Bonk got me into more fun on the road than any two people deserved.  Driving back to Milwaukee from Whistling Straits after a PGA Championship practice round, Bonk jerked the rental car off road after seeing a small sign for a winery. I was on deadline with an Ernie Els story to write. Bonk said relax, it would just be a minute. Next thing I know we’re eating cheese and drinking wine on a picnic bench.

Ernie Els, a big wine lover himself, would have to wait.

Bonk did two things I still can’t believe happened. He once convinced a media shuttle bus driver to stop at a liquor store on the way back from the golf course. Bonk also found a way for us to run up a $150 bar tab at a Denny’s (in North Carolina, as Mike Downey as my witness).

The Times sports section lost a lot of its swagger when Bonk retired a few years ago.  It was fun to catch up with him recently in San Francisco, where he lives with his wife Robin.

The shame of “Phi Slama Jama” is that Bonk never made a penny off the phrase. “Not one cent,” he said.

That’s like the top guy in advertising getting a pat on the back for “things go better with Coke,” or “American Express, don’t leave home without it.”

Bonk takes it all in his long, lanky stride. I thought Bonk couldn’t cash in because he wrote “Phi Slama Jama” for the newspaper.

“That’s not the way it works,” he said. “Had nothing to do with the paper. It was the way copyright laws work. If you create a slogan or a marketing campaign for the purpose of making a marketing campaign, that’s a different story. I didn’t do that though. So it didn’t work. I thought about assigning a tax value to it and charging it off on my income tax but that didn’t work. So the best way was to donate it to the university. It’s a state school, my dad worked at a state school, he was an educator at a state school, just a better way to do it. and I’m happy the way it worked out. It’s OK.”

Bonk has, at least, been given proper credit for the phrase and will soon be featured in an upcoming ESPN “30 for 30” on Phi Slama Jama.

“They said they wanted more of me in that,” Bonk said of the ESPN special. “They said they wanted more Bonk, and who could argue with that?”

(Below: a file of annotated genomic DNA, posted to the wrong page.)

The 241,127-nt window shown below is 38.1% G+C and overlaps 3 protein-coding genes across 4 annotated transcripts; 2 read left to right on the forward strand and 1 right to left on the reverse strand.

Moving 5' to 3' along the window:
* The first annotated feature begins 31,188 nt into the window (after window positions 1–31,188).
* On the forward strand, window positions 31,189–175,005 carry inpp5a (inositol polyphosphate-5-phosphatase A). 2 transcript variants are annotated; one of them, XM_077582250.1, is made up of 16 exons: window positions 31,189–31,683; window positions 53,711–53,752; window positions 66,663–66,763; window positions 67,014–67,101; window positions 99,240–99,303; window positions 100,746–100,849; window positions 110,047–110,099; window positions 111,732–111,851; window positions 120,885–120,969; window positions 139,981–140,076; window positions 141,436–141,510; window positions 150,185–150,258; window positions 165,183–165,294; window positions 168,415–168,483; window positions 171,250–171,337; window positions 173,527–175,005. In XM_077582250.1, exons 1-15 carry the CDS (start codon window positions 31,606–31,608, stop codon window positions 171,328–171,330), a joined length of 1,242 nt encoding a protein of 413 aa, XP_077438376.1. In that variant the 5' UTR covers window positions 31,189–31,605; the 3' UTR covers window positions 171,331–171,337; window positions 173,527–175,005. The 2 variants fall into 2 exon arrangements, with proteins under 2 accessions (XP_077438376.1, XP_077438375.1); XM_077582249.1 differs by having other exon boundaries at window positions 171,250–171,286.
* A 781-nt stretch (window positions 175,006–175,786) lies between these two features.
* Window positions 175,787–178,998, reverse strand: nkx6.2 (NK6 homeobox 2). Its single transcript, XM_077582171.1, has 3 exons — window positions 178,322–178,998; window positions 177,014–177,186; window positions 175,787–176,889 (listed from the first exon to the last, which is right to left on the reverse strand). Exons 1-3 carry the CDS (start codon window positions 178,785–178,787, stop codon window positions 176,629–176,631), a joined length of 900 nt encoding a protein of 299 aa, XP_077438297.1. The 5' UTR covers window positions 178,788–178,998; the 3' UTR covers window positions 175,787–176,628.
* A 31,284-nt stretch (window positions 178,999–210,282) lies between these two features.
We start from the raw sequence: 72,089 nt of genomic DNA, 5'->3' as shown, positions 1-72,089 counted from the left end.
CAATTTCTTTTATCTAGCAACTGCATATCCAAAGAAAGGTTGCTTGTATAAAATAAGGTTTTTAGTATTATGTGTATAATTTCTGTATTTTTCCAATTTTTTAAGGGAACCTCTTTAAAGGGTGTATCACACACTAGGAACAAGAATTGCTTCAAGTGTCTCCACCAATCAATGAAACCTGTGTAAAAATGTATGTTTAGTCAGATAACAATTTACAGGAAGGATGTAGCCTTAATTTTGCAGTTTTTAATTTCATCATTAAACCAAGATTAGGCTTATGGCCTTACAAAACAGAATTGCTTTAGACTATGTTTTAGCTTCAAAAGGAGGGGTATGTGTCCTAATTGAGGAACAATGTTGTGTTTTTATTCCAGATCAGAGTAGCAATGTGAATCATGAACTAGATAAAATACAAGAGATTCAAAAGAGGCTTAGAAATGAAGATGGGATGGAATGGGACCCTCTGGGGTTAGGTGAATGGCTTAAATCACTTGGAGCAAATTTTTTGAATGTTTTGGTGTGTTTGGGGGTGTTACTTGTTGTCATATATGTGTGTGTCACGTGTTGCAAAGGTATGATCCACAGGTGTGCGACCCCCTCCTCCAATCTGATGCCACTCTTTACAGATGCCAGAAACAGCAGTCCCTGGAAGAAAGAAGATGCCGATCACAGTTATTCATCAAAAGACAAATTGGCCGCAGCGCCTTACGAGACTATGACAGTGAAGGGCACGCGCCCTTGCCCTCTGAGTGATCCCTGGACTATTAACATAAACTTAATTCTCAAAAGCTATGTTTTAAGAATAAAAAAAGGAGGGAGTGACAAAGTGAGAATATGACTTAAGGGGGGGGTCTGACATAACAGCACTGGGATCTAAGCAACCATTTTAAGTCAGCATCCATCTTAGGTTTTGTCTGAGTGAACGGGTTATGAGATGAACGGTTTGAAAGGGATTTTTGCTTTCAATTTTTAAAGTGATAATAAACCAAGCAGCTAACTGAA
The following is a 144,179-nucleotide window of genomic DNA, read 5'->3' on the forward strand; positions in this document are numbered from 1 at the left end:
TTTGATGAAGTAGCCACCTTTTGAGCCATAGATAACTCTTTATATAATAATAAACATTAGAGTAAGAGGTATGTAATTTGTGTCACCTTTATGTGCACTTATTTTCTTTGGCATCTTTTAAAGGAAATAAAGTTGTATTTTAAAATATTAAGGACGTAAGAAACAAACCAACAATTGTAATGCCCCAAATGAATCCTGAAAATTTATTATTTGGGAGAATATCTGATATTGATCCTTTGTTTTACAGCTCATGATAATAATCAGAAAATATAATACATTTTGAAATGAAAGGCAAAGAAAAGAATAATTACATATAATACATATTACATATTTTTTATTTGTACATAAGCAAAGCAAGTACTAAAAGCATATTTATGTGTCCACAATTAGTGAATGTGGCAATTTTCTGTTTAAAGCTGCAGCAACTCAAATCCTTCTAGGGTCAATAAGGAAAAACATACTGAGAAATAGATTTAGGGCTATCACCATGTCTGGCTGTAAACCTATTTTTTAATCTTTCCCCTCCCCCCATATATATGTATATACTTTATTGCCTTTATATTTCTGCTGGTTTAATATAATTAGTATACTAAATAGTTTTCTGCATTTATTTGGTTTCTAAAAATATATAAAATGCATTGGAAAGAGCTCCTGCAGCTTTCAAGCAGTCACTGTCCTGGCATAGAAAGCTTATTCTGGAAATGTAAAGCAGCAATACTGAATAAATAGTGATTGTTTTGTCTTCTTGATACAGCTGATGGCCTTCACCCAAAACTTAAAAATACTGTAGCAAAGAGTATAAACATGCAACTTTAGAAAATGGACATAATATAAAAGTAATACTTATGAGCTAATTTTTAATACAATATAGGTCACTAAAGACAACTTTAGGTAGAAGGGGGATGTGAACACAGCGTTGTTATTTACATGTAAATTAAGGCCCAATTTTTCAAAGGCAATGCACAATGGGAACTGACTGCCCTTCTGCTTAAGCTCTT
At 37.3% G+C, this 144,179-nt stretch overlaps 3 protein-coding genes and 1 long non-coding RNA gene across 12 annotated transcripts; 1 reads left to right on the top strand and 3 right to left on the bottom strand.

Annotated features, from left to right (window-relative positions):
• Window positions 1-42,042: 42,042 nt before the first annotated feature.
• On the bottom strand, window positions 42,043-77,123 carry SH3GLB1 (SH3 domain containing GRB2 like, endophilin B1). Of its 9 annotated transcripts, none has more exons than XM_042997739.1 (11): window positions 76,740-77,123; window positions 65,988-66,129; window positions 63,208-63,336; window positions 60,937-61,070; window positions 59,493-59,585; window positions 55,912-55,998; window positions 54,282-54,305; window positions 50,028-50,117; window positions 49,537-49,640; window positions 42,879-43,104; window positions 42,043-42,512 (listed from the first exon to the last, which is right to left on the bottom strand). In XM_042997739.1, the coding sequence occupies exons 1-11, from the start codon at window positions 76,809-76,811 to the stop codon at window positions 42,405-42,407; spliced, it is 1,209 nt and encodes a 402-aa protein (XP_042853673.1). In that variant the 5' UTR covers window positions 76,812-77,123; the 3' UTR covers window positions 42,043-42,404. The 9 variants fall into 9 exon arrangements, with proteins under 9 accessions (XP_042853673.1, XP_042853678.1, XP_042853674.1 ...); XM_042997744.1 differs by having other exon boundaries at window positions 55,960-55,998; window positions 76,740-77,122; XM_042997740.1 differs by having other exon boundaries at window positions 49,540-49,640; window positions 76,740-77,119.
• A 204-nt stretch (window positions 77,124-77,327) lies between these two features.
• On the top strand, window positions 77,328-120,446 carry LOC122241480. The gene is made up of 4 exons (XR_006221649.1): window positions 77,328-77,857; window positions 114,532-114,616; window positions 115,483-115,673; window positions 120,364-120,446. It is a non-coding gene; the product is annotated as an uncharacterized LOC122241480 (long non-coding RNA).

Bonk said he remains tight with his fraternity mates at “Phi Slama Jama” and was close with Guy Lewis before his death last November.

Bonk says covering Phi Slama Jama “was the most fun I’ve had,” which is saying something if you’ve been with Bonk while he was negotiating with a restaurant owner to keep the bar open.

Bonk, now 66, doesn’t mind that Phi Slama Jama will be in the first line of his obituary when he passes on in 20 or 30 years.

“It’s probably going to be that, and I’m happy about that.” Bonk said between sips of a Justin Cab while overlooking the Bay Bridge  at Perry’s at the Embarcadero.  “I can’t believe I thought about it on a Sunday afternoon in January.”

Thank you, Thomas, for that. Let’s all celebrate with a double Dewar’s.

Please, though, no Fetzer.

 

 

 

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7 thoughts on “Catching up with Tommy Bonk: the man behind Phi Slama Jama

  1. It was a golden sportswriting era, being able to sit in the same press box with guys like Tommy Bonk and Chris Dufresne. Headliners! Just read your retirement piece, Chris. Sorry I’m so late to the party. Enjoy your post-Times world … and keep writing!

    Dan Raley
    formerly of the Seattle Post-Intelligencer (1980-2009)
    formerly of the Atlanta Journal-Constitution (2010-2012)

    Like